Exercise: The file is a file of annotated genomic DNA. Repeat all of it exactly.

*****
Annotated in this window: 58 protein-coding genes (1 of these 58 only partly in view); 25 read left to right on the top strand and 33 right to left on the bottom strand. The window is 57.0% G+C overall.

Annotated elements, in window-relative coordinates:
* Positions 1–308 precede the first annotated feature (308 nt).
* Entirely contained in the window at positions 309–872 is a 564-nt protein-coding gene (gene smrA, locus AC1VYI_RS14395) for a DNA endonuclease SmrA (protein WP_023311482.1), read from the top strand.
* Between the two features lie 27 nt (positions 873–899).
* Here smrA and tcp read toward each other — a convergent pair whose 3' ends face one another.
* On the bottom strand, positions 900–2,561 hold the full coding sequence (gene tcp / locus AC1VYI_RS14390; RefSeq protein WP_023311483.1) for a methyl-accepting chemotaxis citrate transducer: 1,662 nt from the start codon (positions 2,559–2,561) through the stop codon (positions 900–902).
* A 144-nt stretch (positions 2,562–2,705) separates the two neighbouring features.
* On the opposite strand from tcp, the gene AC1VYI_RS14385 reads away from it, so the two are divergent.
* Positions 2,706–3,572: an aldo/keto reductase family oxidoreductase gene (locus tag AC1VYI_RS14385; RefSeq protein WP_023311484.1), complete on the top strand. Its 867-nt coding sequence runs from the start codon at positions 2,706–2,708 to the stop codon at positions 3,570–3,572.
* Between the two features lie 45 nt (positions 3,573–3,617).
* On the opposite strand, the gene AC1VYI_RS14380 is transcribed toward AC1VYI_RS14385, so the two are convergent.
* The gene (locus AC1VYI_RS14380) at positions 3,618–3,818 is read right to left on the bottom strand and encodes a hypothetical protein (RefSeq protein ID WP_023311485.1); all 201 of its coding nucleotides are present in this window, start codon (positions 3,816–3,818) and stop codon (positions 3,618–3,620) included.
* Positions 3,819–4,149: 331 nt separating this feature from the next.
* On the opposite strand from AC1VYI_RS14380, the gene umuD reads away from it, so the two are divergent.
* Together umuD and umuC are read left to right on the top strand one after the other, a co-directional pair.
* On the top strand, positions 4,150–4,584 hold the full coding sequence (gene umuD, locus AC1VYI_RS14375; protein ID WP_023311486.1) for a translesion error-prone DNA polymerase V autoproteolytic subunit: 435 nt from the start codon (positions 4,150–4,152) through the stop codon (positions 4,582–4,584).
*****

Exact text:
Annotated in this window: 58 protein-coding genes (1 of these 58 only partly in view); 25 read left to right on the top strand and 33 right to left on the bottom strand. The window is 57.0% G+C overall.

Annotated elements, in window-relative coordinates:
* Positions 1–308 precede the first annotated feature (308 nt).
* Entirely contained in the window at positions 309–872 is a 564-nt protein-coding gene (gene smrA, locus AC1VYI_RS14395) for a DNA endonuclease SmrA (protein WP_023311482.1), read from the top strand.
* Between the two features lie 27 nt (positions 873–899).
* Here smrA and tcp read toward each other — a convergent pair whose 3' ends face one another.
* On the bottom strand, positions 900–2,561 hold the full coding sequence (gene tcp / locus AC1VYI_RS14390; RefSeq protein WP_023311483.1) for a methyl-accepting chemotaxis citrate transducer: 1,662 nt from the start codon (positions 2,559–2,561) through the stop codon (positions 900–902).
* A 144-nt stretch (positions 2,562–2,705) separates the two neighbouring features.
* On the opposite strand from tcp, the gene AC1VYI_RS14385 reads away from it, so the two are divergent.
* Positions 2,706–3,572: an aldo/keto reductase family oxidoreductase gene (locus tag AC1VYI_RS14385; RefSeq protein WP_023311484.1), complete on the top strand. Its 867-nt coding sequence runs from the start codon at positions 2,706–2,708 to the stop codon at positions 3,570–3,572.
* Between the two features lie 45 nt (positions 3,573–3,617).
* On the opposite strand, the gene AC1VYI_RS14380 is transcribed toward AC1VYI_RS14385, so the two are convergent.
* The gene (locus AC1VYI_RS14380) at positions 3,618–3,818 is read right to left on the bottom strand and encodes a hypothetical protein (RefSeq protein ID WP_023311485.1); all 201 of its coding nucleotides are present in this window, start codon (positions 3,816–3,818) and stop codon (positions 3,618–3,620) included.
* Positions 3,819–4,149: 331 nt separating this feature from the next.
* On the opposite strand from AC1VYI_RS14380, the gene umuD reads away from it, so the two are divergent.
* Together umuD and umuC are read left to right on the top strand one after the other, a co-directional pair.
* On the top strand, positions 4,150–4,584 hold the full coding sequence (gene umuD, locus AC1VYI_RS14375; protein ID WP_023311486.1) for a translesion error-prone DNA polymerase V autoproteolytic subunit: 435 nt from the start codon (positions 4,150–4,152) through the stop codon (positions 4,582–4,584).